1.To start, find a quiet place - away from noise, bright lights, or other distractions. Turn off your phones so you won't be disturbed. Sit on a cushion with your legs crossed or on a straight back chair with your feet flat on the floor. Place your hands palms up on your thighs and find a balanced position with a straight spine. If you need, place another cushion behind your lower back for support. It is important that you feel comfortable and safe in your space for meditation to be most effective.
2.Close your eyes and find a quiet, steady stillness in your body. If you feel tension in your shoulders, circle them a few times. Then exhale to relax your chest and sink your sit bones like roots to the earth. Now begin to "observe" your breath. Do not try to control it yet, just notice the inhalation and exhalation and how each phase of the breath moves the body. Notice if your chest or belly expand on the inhalation, and how your body responds to the exhalation. Noticing the breath is the first way we bring our focus inward and our attention to the present. It is called "conscious breathing". In yoga, the breath represents "prana" which can be thought of as universal energy that permeates the universe, connecting all things to the divine spirit.
3.Staying with your focus on your breath, allow your exhales to lengthen a bit longer, and feel your inhalation begin with the diaphragm (located under your ribs in the center of the body called the thorax). Again, you don't need to force out the air or inhale extra deep, if you just follow all the air out, patiently waiting until you are truly empty, your inhalation will naturally start from a deeper place. Be careful not to collapse your posture with your exhale. Just feel the ribs descend and the belly draw in. On the inhalation, feel the lower ribs expand and your collar bones ascend with the breath. With practice, you can let your body and your consciousness float on your breath. Allow you're the muscles of your forehead, cheeks, and jaw to relax. Soften your eyes and your mouth. Feel lifted and supported with your breath. Stay with your breath in this way for 10 full cycles of the breath.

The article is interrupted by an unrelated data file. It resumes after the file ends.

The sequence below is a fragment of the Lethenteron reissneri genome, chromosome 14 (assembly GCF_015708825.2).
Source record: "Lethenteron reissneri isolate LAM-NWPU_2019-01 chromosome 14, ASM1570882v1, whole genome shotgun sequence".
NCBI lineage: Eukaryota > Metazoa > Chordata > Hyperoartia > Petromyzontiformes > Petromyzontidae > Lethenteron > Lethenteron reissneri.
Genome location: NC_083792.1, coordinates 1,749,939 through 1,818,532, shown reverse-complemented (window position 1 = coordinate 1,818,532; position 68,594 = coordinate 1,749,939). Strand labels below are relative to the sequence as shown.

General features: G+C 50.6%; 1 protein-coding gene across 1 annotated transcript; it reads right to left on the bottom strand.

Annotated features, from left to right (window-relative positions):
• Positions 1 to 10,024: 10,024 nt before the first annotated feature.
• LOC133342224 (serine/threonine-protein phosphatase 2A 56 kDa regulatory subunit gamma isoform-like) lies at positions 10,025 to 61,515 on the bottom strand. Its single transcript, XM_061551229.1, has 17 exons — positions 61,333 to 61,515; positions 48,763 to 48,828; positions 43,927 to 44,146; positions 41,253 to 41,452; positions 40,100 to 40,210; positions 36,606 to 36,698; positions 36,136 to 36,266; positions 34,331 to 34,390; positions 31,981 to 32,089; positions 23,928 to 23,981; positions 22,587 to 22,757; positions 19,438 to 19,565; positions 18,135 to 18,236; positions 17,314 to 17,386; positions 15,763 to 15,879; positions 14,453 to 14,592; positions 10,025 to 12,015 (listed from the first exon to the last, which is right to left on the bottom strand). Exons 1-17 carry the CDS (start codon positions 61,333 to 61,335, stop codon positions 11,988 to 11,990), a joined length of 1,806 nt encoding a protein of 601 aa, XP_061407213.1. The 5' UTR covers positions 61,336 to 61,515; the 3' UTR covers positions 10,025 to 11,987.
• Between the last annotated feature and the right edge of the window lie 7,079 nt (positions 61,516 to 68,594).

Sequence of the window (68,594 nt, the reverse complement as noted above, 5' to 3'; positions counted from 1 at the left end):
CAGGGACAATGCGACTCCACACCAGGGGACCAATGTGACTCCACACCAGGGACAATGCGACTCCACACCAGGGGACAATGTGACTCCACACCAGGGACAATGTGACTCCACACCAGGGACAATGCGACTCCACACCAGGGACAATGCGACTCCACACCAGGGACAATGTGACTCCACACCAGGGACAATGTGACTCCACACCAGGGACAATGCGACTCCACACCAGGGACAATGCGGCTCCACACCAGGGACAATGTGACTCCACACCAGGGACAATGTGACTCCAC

4.Empty your mind. Begin to allow your breath to happen smoothly under your consciousness and start to mentally gaze inward from the inner corners of your eyes. There are many ways to use visualizations to create inner calm and peace. Here is an example. As you look inward, visualize your mind as empty space, dimly illuminated like a gray cavern. If extraneous thoughts or images pop up into your consciousness, just notice them as separate from you like floating objects that eventually float away or disappear. Visualize the grayness like foggy clouds in space. Next, with the tempo of the breath, start to sweep away the clouds with each breath. From behind and above the gray clouds is clear sky and pure light. After all the grayness is swept away, allow your mind to become illuminated with this clear blue, empty sky. Sense the source of the light reflected in the sky as coming from within your torso, from your heart. Starting like the sun just poking up from the horizon, it slowly fills up in your heart/mind and the sky is expanded to the heavens. You are now filled with the aura of your divine being. It shines out the top of your head and surrounds you with a protective layer of peaceful and loving light/energy. You do not feel anymore than this; it is a natural, calming, and content feeling. Pure emptiness in the mind frees your heart source. It is ok if strong emotions come to the surface while you meditate. You may start to cry or feel sad. This is normal as your body may need to let go of fear or emotional stress. It is healthy, and will pass. Return to your breath and just enjoy the emptiness and relaxed state of being in the present - in your space - centered, calm, aware.
5.There are many books on how to meditate and how to expand it's benefits. Some of our favorites are:
-"Simple Meditation and Relaxation" (Simple Wisdom Book) by Joel Levy and Michele Levy.
"Wherever You Go, There You Are: Mindfulness Meditation in Everyday Life", by Jon-Kabat Zinn
-"The Power of Now" by Eckhart Tolle.